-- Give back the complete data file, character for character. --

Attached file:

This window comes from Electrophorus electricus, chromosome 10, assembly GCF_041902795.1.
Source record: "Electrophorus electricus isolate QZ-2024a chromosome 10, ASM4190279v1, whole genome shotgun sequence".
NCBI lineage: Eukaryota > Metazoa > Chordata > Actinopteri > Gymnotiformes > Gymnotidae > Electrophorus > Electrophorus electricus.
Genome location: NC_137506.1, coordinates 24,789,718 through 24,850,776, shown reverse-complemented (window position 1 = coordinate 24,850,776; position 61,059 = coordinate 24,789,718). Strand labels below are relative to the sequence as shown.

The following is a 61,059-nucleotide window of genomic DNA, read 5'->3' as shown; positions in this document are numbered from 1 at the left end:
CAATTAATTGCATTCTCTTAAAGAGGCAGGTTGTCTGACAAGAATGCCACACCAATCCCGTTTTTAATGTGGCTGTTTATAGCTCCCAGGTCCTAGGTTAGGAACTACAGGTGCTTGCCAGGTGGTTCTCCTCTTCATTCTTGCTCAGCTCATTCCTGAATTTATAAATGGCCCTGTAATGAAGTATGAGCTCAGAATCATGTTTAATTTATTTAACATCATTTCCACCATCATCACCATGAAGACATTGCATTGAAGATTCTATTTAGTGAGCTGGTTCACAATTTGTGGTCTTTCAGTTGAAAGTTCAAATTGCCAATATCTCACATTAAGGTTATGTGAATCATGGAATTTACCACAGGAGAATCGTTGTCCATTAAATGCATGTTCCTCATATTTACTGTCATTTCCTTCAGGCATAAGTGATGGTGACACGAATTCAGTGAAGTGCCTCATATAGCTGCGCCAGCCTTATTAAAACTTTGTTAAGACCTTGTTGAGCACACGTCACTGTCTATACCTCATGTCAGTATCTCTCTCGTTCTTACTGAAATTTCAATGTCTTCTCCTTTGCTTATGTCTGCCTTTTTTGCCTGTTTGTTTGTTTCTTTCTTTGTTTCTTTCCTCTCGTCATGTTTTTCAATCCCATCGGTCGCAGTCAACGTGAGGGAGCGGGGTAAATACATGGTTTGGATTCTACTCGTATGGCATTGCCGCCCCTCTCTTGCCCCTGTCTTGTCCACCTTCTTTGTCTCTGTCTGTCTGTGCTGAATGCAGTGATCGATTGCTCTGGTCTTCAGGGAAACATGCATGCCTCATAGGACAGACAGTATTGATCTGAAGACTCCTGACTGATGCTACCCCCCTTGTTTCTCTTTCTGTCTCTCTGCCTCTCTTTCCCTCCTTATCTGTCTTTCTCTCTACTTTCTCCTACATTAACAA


This window comes from Electrophorus electricus, chromosome 10, assembly GCF_041902795.1.
Source record: "Electrophorus electricus isolate QZ-2024a chromosome 10, ASM4190279v1, whole genome shotgun sequence".
NCBI lineage: Eukaryota > Metazoa > Chordata > Actinopteri > Gymnotiformes > Gymnotidae > Electrophorus > Electrophorus electricus.
Genome location: NC_137506.1, coordinates 24,789,718 through 24,850,776, shown reverse-complemented (window position 1 = coordinate 24,850,776; position 61,059 = coordinate 24,789,718). Strand labels below are relative to the sequence as shown.

The following is a 61,059-nucleotide window of genomic DNA, read 5'->3' as shown; positions in this document are numbered from 1 at the left end:
CAATTAATTGCATTCTCTTAAAGAGGCAGGTTGTCTGACAAGAATGCCACACCAATCCCGTTTTTAATGTGGCTGTTTATAGCTCCCAGGTCCTAGGTTAGGAACTACAGGTGCTTGCCAGGTGGTTCTCCTCTTCATTCTTGCTCAGCTCATTCCTGAATTTATAAATGGCCCTGTAATGAAGTATGAGCTCAGAATCATGTTTAATTTATTTAACATCATTTCCACCATCATCACCATGAAGACATTGCATTGAAGATTCTATTTAGTGAGCTGGTTCACAATTTGTGGTCTTTCAGTTGAAAGTTCAAATTGCCAATATCTCACATTAAGGTTATGTGAATCATGGAATTTACCACAGGAGAATCGTTGTCCATTAAATGCATGTTCCTCATATTTACTGTCATTTCCTTCAGGCATAAGTGATGGTGACACGAATTCAGTGAAGTGCCTCATATAGCTGCGCCAGCCTTATTAAAACTTTGTTAAGACCTTGTTGAGCACACGTCACTGTCTATACCTCATGTCAGTATCTCTCTCGTTCTTACTGAAATTTCAATGTCTTCTCCTTTGCTTATGTCTGCCTTTTTTGCCTGTTTGTTTGTTTCTTTCTTTGTTTCTTTCCTCTCGTCATGTTTTTCAATCCCATCGGTCGCAGTCAACGTGAGGGAGCGGGGTAAATACATGGTTTGGATTCTACTCGTATGGCATTGCCGCCCCTCTCTTGCCCCTGTCTTGTCCACCTTCTTTGTCTCTGTCTGTCTGTGCTGAATGCAGTGATCGATTGCTCTGGTCTTCAGGGAAACATGCATGCCTCATAGGACAGACAGTATTGATCTGAAGACTCCTGACTGATGCTACCCCCCTTGTTTCTCTTTCTGTCTCTCTGCCTCTCTTTCCCTCCTTATCTGTCTTTCTCTCTACTTTCTCCTACATTAACAA